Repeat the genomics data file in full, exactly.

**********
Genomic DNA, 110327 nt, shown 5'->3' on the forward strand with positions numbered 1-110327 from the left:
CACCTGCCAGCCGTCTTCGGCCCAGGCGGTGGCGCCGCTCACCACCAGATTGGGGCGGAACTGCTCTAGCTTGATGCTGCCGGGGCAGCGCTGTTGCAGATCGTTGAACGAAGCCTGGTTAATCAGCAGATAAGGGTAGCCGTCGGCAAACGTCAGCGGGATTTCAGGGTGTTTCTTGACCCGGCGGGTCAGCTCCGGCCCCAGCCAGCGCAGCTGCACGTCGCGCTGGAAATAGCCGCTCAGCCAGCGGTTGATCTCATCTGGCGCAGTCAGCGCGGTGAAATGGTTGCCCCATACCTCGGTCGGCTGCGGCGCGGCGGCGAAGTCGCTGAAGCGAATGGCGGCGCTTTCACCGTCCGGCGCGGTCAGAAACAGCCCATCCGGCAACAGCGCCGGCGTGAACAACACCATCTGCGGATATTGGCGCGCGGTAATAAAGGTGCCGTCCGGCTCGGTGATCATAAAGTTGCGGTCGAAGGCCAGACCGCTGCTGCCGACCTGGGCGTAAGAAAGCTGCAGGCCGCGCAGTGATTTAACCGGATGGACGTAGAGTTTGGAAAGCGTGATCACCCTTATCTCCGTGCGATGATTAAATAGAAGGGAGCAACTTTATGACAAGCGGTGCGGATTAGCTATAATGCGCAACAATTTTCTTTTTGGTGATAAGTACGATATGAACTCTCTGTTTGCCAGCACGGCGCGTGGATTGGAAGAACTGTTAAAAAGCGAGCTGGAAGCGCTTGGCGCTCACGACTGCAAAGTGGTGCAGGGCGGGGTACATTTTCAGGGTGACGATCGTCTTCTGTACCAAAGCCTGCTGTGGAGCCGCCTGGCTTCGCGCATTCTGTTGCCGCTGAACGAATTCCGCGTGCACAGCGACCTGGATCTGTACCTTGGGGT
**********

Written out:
Genomic DNA, 110327 nt, shown 5'->3' on the forward strand with positions numbered 1-110327 from the left:
CACCTGCCAGCCGTCTTCGGCCCAGGCGGTGGCGCCGCTCACCACCAGATTGGGGCGGAACTGCTCTAGCTTGATGCTGCCGGGGCAGCGCTGTTGCAGATCGTTGAACGAAGCCTGGTTAATCAGCAGATAAGGGTAGCCGTCGGCAAACGTCAGCGGGATTTCAGGGTGTTTCTTGACCCGGCGGGTCAGCTCCGGCCCCAGCCAGCGCAGCTGCACGTCGCGCTGGAAATAGCCGCTCAGCCAGCGGTTGATCTCATCTGGCGCAGTCAGCGCGGTGAAATGGTTGCCCCATACCTCGGTCGGCTGCGGCGCGGCGGCGAAGTCGCTGAAGCGAATGGCGGCGCTTTCACCGTCCGGCGCGGTCAGAAACAGCCCATCCGGCAACAGCGCCGGCGTGAACAACACCATCTGCGGATATTGGCGCGCGGTAATAAAGGTGCCGTCCGGCTCGGTGATCATAAAGTTGCGGTCGAAGGCCAGACCGCTGCTGCCGACCTGGGCGTAAGAAAGCTGCAGGCCGCGCAGTGATTTAACCGGATGGACGTAGAGTTTGGAAAGCGTGATCACCCTTATCTCCGTGCGATGATTAAATAGAAGGGAGCAACTTTATGACAAGCGGTGCGGATTAGCTATAATGCGCAACAATTTTCTTTTTGGTGATAAGTACGATATGAACTCTCTGTTTGCCAGCACGGCGCGTGGATTGGAAGAACTGTTAAAAAGCGAGCTGGAAGCGCTTGGCGCTCACGACTGCAAAGTGGTGCAGGGCGGGGTACATTTTCAGGGTGACGATCGTCTTCTGTACCAAAGCCTGCTGTGGAGCCGCCTGGCTTCGCGCATTCTGTTGCCGCTGAACGAATTCCGCGTGCACAGCGACCTGGATCTGTACCTTGGGGT